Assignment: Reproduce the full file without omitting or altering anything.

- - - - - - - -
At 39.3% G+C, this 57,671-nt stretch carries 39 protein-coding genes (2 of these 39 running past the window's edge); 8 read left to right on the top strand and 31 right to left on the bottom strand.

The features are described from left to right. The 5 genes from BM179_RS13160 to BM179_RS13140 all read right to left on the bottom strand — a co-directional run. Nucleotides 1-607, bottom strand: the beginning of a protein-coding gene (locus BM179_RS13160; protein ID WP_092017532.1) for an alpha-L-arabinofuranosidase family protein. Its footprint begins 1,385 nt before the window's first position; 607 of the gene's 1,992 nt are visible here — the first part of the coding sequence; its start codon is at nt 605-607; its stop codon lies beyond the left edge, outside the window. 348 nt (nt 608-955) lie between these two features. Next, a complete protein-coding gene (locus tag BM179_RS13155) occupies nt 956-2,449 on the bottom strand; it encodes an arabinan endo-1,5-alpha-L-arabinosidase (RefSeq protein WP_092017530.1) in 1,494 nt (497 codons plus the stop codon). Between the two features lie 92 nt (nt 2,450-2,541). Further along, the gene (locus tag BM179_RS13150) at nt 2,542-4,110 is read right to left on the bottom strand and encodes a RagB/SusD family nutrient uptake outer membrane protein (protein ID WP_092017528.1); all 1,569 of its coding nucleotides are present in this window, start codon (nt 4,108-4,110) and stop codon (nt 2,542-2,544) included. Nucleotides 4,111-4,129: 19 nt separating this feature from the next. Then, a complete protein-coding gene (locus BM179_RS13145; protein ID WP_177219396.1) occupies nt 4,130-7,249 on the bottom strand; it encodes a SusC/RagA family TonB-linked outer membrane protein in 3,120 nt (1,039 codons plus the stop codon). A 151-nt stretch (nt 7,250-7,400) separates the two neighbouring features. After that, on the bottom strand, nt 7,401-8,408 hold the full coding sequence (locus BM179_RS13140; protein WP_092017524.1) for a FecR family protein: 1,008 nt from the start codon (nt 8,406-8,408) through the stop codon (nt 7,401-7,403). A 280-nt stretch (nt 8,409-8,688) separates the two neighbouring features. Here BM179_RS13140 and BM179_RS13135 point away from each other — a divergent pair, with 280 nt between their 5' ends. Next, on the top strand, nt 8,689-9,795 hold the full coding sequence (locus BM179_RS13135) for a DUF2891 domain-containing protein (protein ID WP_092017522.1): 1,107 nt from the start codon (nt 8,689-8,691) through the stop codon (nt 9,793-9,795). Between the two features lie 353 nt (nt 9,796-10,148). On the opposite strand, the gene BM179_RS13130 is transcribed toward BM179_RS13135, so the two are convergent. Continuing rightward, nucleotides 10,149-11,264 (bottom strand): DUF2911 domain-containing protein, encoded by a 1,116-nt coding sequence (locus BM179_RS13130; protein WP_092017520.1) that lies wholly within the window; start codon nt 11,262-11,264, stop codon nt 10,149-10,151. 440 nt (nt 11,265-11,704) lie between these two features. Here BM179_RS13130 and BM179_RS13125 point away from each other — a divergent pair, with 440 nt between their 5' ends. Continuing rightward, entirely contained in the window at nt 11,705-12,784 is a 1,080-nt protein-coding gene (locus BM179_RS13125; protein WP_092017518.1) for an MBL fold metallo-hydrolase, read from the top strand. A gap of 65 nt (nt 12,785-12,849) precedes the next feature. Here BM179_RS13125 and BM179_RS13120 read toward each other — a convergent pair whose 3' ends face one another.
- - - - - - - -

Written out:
At 39.3% G+C, this 57,671-nt stretch carries 39 protein-coding genes (2 of these 39 running past the window's edge); 8 read left to right on the top strand and 31 right to left on the bottom strand.

The features are described from left to right. The 5 genes from BM179_RS13160 to BM179_RS13140 all read right to left on the bottom strand — a co-directional run. Nucleotides 1-607, bottom strand: the beginning of a protein-coding gene (locus BM179_RS13160; protein ID WP_092017532.1) for an alpha-L-arabinofuranosidase family protein. Its footprint begins 1,385 nt before the window's first position; 607 of the gene's 1,992 nt are visible here — the first part of the coding sequence; its start codon is at nt 605-607; its stop codon lies beyond the left edge, outside the window. 348 nt (nt 608-955) lie between these two features. Next, a complete protein-coding gene (locus tag BM179_RS13155) occupies nt 956-2,449 on the bottom strand; it encodes an arabinan endo-1,5-alpha-L-arabinosidase (RefSeq protein WP_092017530.1) in 1,494 nt (497 codons plus the stop codon). Between the two features lie 92 nt (nt 2,450-2,541). Further along, the gene (locus tag BM179_RS13150) at nt 2,542-4,110 is read right to left on the bottom strand and encodes a RagB/SusD family nutrient uptake outer membrane protein (protein ID WP_092017528.1); all 1,569 of its coding nucleotides are present in this window, start codon (nt 4,108-4,110) and stop codon (nt 2,542-2,544) included. Nucleotides 4,111-4,129: 19 nt separating this feature from the next. Then, a complete protein-coding gene (locus BM179_RS13145; protein ID WP_177219396.1) occupies nt 4,130-7,249 on the bottom strand; it encodes a SusC/RagA family TonB-linked outer membrane protein in 3,120 nt (1,039 codons plus the stop codon). A 151-nt stretch (nt 7,250-7,400) separates the two neighbouring features. After that, on the bottom strand, nt 7,401-8,408 hold the full coding sequence (locus BM179_RS13140; protein WP_092017524.1) for a FecR family protein: 1,008 nt from the start codon (nt 8,406-8,408) through the stop codon (nt 7,401-7,403). A 280-nt stretch (nt 8,409-8,688) separates the two neighbouring features. Here BM179_RS13140 and BM179_RS13135 point away from each other — a divergent pair, with 280 nt between their 5' ends. Next, on the top strand, nt 8,689-9,795 hold the full coding sequence (locus BM179_RS13135) for a DUF2891 domain-containing protein (protein ID WP_092017522.1): 1,107 nt from the start codon (nt 8,689-8,691) through the stop codon (nt 9,793-9,795). Between the two features lie 353 nt (nt 9,796-10,148). On the opposite strand, the gene BM179_RS13130 is transcribed toward BM179_RS13135, so the two are convergent. Continuing rightward, nucleotides 10,149-11,264 (bottom strand): DUF2911 domain-containing protein, encoded by a 1,116-nt coding sequence (locus BM179_RS13130; protein WP_092017520.1) that lies wholly within the window; start codon nt 11,262-11,264, stop codon nt 10,149-10,151. 440 nt (nt 11,265-11,704) lie between these two features. Here BM179_RS13130 and BM179_RS13125 point away from each other — a divergent pair, with 440 nt between their 5' ends. Continuing rightward, entirely contained in the window at nt 11,705-12,784 is a 1,080-nt protein-coding gene (locus BM179_RS13125; protein WP_092017518.1) for an MBL fold metallo-hydrolase, read from the top strand. A gap of 65 nt (nt 12,785-12,849) precedes the next feature. Here BM179_RS13125 and BM179_RS13120 read toward each other — a convergent pair whose 3' ends face one another.